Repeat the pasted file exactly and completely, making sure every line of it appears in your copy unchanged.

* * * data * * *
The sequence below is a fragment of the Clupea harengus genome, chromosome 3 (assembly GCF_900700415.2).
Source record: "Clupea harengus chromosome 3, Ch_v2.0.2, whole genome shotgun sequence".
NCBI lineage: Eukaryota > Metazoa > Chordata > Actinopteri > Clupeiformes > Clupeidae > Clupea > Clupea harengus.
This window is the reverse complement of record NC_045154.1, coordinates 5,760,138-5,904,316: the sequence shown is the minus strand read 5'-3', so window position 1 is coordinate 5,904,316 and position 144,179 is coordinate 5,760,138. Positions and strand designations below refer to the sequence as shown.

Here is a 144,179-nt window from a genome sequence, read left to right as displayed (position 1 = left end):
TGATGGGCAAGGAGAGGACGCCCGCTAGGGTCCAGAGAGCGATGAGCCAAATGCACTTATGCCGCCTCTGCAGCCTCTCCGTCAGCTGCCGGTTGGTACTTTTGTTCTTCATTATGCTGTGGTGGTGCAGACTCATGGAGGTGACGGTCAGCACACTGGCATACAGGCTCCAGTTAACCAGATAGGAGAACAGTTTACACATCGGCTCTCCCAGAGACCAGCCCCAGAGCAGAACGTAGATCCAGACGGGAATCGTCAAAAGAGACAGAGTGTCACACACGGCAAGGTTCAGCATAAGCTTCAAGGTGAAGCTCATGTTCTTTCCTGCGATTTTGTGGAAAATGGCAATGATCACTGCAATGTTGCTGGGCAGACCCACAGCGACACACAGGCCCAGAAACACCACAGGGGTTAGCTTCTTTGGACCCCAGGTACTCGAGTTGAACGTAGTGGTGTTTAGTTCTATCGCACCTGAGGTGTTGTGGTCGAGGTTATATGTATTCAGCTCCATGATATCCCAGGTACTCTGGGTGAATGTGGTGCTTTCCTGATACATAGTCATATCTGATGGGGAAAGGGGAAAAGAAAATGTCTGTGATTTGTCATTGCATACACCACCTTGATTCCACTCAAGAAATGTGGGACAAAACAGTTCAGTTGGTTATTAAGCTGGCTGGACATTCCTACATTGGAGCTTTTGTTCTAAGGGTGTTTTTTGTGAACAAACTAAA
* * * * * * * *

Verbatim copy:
The sequence below is a fragment of the Clupea harengus genome, chromosome 3 (assembly GCF_900700415.2).
Source record: "Clupea harengus chromosome 3, Ch_v2.0.2, whole genome shotgun sequence".
NCBI lineage: Eukaryota > Metazoa > Chordata > Actinopteri > Clupeiformes > Clupeidae > Clupea > Clupea harengus.
This window is the reverse complement of record NC_045154.1, coordinates 5,760,138-5,904,316: the sequence shown is the minus strand read 5'-3', so window position 1 is coordinate 5,904,316 and position 144,179 is coordinate 5,760,138. Positions and strand designations below refer to the sequence as shown.

Here is a 144,179-nt window from a genome sequence, read left to right as displayed (position 1 = left end):
TGATGGGCAAGGAGAGGACGCCCGCTAGGGTCCAGAGAGCGATGAGCCAAATGCACTTATGCCGCCTCTGCAGCCTCTCCGTCAGCTGCCGGTTGGTACTTTTGTTCTTCATTATGCTGTGGTGGTGCAGACTCATGGAGGTGACGGTCAGCACACTGGCATACAGGCTCCAGTTAACCAGATAGGAGAACAGTTTACACATCGGCTCTCCCAGAGACCAGCCCCAGAGCAGAACGTAGATCCAGACGGGAATCGTCAAAAGAGACAGAGTGTCACACACGGCAAGGTTCAGCATAAGCTTCAAGGTGAAGCTCATGTTCTTTCCTGCGATTTTGTGGAAAATGGCAATGATCACTGCAATGTTGCTGGGCAGACCCACAGCGACACACAGGCCCAGAAACACCACAGGGGTTAGCTTCTTTGGACCCCAGGTACTCGAGTTGAACGTAGTGGTGTTTAGTTCTATCGCACCTGAGGTGTTGTGGTCGAGGTTATATGTATTCAGCTCCATGATATCCCAGGTACTCTGGGTGAATGTGGTGCTTTCCTGATACATAGTCATATCTGATGGGGAAAGGGGAAAAGAAAATGTCTGTGATTTGTCATTGCATACACCACCTTGATTCCACTCAAGAAATGTGGGACAAAACAGTTCAGTTGGTTATTAAGCTGGCTGGACATTCCTACATTGGAGCTTTTGTTCTAAGGGTGTTTTTTGTGAACAAACTAAA